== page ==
Tuesday, November 6, 2007

Care Bed Catch-22

One of the Mt. Pleasant aunties is trying to get her elderly and increasingly confused mother into a live-in care facility. She found an available bed in a facility in Burnaby, but she says they won't let her mother move in there unless she has a doctor. And not just any doctor, it has to be a doctor who will pay housecalls to the care facility. The auntie has already made eight calls to doctors and no one will take on a new elderly patient. One doctor said he would put her on a waiting list - he already has 100 elderly patients.

This auntie says that it's crazy to build more care spaces if they can't admit anyone. She says someone at the care facility told her that the rules have changed recently, making it more difficult to admit patients. She also recalls that a decision was made years ago by the Canadian government, to limit the number of students who could enter medical school. It is also extremely difficult for doctors who immigrate to get licensed to practice in Canada. I tried to get a friend of mine who's a doctor in the US to immigrate, but she said she couldn't practice here without going back to medical school. My dentist's assistant was a licensed medical doctor in Russia.

Having lived in the US, I hate to say anything good about that system, but they do have something in their private sector healthcare that would be very useful for a public sector health service to emulate. When I went to a clinic with a dogbite, it was treated by a physician's assistant. When I went for a pap test, it was done by a nurse practitioner. Our BC government has gone the other way, putting allopathic doctors in as a bottleneck for everything medical. And they removed coverage for all the other specialties that could help keep people from turning to allopathic doctors, including chiropractic, naturopathic medicine, Traditional Chinese Medicine, dentistry, and eye care.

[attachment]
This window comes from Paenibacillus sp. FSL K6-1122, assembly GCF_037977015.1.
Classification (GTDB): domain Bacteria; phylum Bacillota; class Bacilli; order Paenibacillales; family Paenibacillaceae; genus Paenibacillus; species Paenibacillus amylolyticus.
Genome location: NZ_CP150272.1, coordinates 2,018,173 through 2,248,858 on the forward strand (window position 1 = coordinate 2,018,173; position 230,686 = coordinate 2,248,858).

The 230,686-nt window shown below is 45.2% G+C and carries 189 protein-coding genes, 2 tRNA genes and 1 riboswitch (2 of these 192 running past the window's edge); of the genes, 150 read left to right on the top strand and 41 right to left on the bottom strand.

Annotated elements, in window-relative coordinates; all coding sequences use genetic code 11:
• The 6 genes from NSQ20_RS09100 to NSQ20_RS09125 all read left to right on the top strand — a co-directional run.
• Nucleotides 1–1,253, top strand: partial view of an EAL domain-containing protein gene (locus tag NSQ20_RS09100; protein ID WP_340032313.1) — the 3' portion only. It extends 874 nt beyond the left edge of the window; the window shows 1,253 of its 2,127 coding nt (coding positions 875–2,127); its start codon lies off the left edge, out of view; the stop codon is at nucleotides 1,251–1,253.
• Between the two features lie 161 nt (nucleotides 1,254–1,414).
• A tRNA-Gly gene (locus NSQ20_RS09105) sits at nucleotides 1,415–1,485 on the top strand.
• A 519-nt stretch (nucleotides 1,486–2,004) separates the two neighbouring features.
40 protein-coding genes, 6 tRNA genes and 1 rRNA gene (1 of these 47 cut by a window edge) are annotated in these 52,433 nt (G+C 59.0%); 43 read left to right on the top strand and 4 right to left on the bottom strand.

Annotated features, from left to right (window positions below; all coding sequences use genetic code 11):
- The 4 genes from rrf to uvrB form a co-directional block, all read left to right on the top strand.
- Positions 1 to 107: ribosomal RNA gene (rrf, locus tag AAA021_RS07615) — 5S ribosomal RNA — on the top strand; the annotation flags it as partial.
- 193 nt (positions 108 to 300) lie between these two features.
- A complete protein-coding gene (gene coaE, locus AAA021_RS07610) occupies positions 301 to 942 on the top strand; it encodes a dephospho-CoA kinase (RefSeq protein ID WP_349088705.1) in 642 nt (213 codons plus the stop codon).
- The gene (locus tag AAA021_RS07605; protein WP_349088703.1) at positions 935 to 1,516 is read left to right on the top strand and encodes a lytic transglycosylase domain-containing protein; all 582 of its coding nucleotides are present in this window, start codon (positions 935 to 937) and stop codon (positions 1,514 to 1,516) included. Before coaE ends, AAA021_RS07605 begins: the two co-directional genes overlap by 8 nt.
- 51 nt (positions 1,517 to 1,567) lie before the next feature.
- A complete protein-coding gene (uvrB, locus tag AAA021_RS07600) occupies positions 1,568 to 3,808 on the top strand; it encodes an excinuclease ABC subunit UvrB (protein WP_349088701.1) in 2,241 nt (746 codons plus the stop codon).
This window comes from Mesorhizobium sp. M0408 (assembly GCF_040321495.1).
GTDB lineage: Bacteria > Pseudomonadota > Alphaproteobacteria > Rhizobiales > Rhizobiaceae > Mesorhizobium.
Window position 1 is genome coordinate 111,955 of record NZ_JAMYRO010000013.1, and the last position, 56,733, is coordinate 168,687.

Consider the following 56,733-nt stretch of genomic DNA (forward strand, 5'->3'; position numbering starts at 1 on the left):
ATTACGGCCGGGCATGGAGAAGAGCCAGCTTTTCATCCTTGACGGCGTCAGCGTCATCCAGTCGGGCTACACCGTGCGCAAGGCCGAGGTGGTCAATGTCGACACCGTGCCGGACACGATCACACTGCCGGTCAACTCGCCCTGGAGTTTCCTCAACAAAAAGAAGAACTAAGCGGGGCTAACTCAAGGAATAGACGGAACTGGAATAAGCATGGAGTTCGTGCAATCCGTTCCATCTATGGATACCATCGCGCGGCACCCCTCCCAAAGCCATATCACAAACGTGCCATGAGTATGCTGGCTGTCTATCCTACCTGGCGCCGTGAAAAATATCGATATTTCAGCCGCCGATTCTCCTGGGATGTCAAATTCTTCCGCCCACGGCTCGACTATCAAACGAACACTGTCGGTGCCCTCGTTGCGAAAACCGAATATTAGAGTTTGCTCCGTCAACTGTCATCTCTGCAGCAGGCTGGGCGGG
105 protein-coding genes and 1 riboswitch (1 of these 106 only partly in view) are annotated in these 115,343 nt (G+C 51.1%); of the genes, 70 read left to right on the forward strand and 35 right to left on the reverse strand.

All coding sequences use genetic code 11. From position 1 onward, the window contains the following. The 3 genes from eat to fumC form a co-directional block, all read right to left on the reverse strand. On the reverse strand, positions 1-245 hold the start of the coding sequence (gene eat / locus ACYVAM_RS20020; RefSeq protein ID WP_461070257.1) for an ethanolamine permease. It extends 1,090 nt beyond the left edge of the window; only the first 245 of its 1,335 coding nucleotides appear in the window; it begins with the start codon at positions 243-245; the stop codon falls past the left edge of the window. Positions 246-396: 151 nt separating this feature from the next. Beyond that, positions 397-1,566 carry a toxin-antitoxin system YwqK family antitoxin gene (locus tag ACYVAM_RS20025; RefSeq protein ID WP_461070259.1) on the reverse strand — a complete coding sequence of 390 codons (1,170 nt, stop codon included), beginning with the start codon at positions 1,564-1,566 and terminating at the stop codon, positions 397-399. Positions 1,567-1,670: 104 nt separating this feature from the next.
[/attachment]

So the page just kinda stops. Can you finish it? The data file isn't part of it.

What I also learned from living in the US is that when government is bent on privatisation of services against the public's will, they first do things to undermine the public service. One auntie in this neighbourhood almost fell for this trick around the recycling difficulties (see previous post on this blog). After she brought back in her recycling and then missed the pickup, she started cursing all levels of government and saying "we have too much government." But her next door neighbour said no, that we just need government that will do its job.

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